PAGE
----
The pīwakawaka (fantail) is well-adapted to living near people and has a very wide distribution that includes exotic and native forest, parks with plenty of trees, and mature-treed gardens. They have a very distinctive call, which includes a high-pitched “cheep”. They also have a regular chattering call of “tweeta-tweeta-tweeta”. The pīwakawaka is our most easily identified garden visitor with its fan-like tail. There are two distinct colour forms. The pied form has a greyish head, a brown back, a cinnamon-coloured breast, and a belly with white and black bands. The second colour form is all black, except for a white cheek patch. Black pīwakawaka are uncommon in the North Island, but down in the South make up about five percent of the population. On very rare occasions, a fully white fantail will show up in a population too. Pīwakawaka mostly eat small invertebrates and sometimes small varieties of fruit.
Image: Kane Fleury
Goldfinch (Carduelis carduelis), Introduced
Goldfinches are brightly coloured seedeaters that were introduced to New Zealand from Britain between 1862 and 1883. They are smaller than a house sparrow and can occur anywhere there is not dense, native forest. They have a vivid yellow stripe on their wings and the adults have very distinctive bright red, white and black facial feathering. There are only subtle differences between the male and female appearances. They often occur in flocks which can become very large. They form monogamous pairs and defend their territory. During spring, you will hear the males’ song telling other goldfinches this spot is occupied.
Image: CC-BY wild_wind | iNaturalist
Common Redpoll (Acanthis cabaret), Introduced
The common redpoll is the smallest of the finch species that occurs in New Zealand. It has a distinctive red cap on its head and brown, streaky body plumage. Males who are a couple of summers old will often have red that extends down onto their chests, but young males will appear similar to females. Redpolls were first introduced into New Zealand in 1862 and have become abundant in the South Island. Their diet is largely composed of small seeds, mostly from grasses and introduced plants (e.g. birch and alder). They will also eat insects and the fresh buds from plants in the late winter and early spring. Females can be spotted in the garden collecting nesting material at this time of the year.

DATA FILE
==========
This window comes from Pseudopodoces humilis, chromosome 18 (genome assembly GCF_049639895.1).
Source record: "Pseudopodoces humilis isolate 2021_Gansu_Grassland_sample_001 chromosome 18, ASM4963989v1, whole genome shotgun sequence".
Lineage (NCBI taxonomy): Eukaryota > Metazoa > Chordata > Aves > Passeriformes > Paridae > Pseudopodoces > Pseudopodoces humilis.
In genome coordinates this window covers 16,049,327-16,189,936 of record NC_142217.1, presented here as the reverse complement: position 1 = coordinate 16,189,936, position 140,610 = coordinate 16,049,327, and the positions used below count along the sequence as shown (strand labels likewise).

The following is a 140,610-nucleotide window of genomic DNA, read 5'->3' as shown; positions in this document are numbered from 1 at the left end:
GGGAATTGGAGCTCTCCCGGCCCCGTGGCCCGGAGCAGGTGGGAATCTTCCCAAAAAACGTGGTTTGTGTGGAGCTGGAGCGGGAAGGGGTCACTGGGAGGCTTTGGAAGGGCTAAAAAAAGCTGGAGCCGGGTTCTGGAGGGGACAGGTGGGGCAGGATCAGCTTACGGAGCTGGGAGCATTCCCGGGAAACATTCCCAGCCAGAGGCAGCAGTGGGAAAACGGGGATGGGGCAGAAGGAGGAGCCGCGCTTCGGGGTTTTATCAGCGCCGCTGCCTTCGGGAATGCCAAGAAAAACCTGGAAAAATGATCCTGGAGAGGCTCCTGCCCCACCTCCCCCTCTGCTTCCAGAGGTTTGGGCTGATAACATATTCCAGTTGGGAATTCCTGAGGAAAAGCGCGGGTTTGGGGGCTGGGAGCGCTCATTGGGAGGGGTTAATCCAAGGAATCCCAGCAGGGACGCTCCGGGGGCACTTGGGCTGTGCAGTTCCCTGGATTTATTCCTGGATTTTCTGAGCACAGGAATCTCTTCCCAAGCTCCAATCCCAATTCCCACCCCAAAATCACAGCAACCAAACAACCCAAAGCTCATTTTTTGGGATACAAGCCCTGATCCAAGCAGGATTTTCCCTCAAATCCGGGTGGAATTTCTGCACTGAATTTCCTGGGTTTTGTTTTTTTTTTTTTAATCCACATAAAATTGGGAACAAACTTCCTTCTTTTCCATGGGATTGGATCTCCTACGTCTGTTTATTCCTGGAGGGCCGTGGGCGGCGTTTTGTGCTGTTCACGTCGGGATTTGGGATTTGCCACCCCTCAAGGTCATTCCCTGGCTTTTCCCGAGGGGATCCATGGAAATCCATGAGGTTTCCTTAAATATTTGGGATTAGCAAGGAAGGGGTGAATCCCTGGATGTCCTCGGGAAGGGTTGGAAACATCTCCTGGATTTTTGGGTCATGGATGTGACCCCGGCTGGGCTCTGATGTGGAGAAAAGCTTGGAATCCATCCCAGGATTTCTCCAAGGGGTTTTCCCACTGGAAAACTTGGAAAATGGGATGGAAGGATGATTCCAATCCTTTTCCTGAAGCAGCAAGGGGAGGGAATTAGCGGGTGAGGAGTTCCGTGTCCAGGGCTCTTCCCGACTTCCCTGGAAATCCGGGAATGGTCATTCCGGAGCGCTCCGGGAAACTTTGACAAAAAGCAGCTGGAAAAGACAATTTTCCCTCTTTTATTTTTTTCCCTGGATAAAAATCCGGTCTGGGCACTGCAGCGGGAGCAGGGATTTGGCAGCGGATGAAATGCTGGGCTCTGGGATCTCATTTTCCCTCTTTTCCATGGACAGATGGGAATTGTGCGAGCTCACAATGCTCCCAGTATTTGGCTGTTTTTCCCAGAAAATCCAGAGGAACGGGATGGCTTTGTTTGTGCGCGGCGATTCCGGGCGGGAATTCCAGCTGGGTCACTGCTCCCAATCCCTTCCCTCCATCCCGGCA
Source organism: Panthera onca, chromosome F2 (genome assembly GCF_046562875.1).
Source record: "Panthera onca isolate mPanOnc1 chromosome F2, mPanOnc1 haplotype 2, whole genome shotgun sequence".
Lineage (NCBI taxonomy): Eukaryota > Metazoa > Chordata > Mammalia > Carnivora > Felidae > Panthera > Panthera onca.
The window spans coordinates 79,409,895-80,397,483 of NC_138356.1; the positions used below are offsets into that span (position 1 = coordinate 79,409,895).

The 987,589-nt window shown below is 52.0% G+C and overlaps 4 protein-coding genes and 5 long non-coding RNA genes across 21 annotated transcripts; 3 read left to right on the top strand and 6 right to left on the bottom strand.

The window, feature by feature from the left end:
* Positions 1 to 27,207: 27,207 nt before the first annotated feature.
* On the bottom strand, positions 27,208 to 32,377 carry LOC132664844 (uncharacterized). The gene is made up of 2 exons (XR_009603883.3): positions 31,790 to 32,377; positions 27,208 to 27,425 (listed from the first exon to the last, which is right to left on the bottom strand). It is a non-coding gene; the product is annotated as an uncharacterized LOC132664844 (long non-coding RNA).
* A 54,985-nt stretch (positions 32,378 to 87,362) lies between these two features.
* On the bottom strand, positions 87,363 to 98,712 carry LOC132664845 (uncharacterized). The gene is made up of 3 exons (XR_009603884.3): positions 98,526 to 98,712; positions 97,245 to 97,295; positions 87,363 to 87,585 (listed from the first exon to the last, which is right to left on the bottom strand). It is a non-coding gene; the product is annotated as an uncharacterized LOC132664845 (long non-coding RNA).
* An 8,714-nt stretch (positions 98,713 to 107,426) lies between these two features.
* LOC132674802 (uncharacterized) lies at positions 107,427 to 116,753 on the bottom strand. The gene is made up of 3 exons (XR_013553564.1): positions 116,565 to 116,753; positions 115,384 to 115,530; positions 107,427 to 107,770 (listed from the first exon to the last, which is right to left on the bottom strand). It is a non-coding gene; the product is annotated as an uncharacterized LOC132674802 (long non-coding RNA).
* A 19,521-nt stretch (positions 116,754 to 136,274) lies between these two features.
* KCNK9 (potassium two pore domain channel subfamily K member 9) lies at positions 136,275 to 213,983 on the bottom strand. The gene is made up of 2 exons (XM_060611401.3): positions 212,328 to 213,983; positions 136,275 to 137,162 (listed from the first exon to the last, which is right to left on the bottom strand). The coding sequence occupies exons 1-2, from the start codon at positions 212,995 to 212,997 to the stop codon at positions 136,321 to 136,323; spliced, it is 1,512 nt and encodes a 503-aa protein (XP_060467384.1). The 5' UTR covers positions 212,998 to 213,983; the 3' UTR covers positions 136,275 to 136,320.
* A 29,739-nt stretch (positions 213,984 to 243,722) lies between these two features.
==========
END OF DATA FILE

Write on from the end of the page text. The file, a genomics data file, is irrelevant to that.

Image: CC-BY alexis_orion | iNaturalist
Common chaffinch (Fringilla coelebs), Introduced
The common chaffinch is the most prevalent of the finch species in New Zealand. They usually feed on the ground hunting for seeds but can also be seen in amongst trees like pines, rimu and beeches, eating seeds. The male chaffinch has a hood of bright blue, a rusty red breast and a chestnut back. The wings are black and feature strong white bars and patches. The females sport muted brown-grey tones but have the same white wing markings. It is thought that the South Island and North Island populations have distinct dialects, making slightly different contact calls with each other.
Left image: Male CC-BY John Barkla | iNaturalist. Right image: Female CC-BY-NC jacqui-nz | iNaturalist